Langur monkeys sit on a pavement near Major Dhyan Chand National Stadium, one of the venues for the Commonwealth Games, in New Delhi September 28, 2010. Langur monkeys are used in parts of New Delhi to scare away other monkeys who create a menace around t
Langur monkeys sit on a pavement by Major Dhyan Chand National Stadium in New Delhi last year. In terms of coloring and size, none of them looks quite like the neon-orange Tango, but they are kind of cute themselves.

A baby monkey is creating waves at the ZSL London Zoo -- for being born neon orange! Now, while that in and of itself may not be all that peculiar, the strange thing is that the parents of the baby, unsurprisingly christened Tango, both have black-colored fur.

Tango is a Francois langur (otherwise called a Francois leaf monkey), a rare kind of primate classified as an endangered species by the International Union for Conservation of Nature, and normally found in southwestern China and northern Vietnam.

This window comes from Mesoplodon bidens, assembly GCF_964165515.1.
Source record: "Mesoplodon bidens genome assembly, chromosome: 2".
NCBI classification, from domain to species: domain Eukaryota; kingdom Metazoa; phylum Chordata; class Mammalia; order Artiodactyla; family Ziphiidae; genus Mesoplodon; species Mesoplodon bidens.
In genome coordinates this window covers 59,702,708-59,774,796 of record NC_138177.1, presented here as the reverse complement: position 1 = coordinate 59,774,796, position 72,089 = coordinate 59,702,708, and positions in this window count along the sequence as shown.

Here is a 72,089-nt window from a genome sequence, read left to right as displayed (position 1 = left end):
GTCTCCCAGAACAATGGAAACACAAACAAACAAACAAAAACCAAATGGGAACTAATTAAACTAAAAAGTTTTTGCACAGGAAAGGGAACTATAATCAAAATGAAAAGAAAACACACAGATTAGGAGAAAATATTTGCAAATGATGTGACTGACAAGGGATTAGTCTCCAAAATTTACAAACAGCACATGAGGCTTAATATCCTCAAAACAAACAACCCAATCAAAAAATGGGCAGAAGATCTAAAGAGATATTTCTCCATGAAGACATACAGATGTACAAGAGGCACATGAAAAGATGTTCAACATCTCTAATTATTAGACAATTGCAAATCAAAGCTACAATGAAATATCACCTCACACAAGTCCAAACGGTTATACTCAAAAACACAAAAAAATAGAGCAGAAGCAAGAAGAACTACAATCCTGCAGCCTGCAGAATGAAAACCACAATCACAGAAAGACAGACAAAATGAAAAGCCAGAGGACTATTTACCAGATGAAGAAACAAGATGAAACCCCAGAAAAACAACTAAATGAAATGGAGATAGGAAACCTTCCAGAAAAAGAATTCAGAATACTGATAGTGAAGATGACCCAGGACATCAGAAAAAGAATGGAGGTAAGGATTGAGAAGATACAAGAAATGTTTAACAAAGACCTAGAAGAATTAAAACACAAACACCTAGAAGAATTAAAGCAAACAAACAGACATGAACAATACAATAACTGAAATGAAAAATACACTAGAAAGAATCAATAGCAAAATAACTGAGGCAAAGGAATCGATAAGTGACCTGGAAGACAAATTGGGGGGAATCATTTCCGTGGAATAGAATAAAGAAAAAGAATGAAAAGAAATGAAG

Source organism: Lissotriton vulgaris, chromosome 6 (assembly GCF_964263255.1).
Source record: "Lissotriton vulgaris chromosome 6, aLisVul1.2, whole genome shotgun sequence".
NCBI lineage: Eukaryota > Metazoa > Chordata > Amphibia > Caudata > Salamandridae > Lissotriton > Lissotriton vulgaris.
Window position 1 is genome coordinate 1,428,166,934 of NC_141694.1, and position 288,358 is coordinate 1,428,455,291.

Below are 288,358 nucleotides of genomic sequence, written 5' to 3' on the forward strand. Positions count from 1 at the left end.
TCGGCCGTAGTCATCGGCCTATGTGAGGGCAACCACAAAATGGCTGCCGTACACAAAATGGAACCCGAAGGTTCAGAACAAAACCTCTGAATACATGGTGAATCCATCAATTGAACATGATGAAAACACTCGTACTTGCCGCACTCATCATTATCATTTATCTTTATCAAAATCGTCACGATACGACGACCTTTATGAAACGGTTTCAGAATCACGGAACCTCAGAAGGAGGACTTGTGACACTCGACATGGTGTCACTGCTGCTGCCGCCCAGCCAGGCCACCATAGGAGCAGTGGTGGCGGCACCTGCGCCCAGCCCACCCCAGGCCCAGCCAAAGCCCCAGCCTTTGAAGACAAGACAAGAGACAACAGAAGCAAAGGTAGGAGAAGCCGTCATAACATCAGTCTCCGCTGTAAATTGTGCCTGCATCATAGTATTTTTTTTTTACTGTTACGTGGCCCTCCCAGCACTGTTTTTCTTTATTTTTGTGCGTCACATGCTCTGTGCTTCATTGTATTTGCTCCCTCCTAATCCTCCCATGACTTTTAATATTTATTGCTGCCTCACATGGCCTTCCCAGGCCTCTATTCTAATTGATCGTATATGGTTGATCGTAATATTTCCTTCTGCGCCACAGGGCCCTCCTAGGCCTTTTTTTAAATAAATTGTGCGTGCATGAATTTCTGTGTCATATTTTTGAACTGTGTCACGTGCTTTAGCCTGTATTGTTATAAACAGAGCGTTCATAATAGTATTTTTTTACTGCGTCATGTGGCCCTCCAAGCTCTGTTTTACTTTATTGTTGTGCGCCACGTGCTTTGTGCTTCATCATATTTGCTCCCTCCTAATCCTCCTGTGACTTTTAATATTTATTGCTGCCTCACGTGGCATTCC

Experts at the London Zoo were quick to explain that Tango's vivid coloring is only temporary.

"Tango is currently rocking the redhead look, but won't be ginger for very long. Its fur will begin to darken at around three months of age, and they are usually completely black by the time they reach six months old," zookeeper Kathryn Sanders told The Sun of London

Tango was born Sept.1 and has yet to be sexed.

In an amusing sidenote, the zoo provided special discounts to red-haired children the last time an orange-colored monkey was born, back in 2004.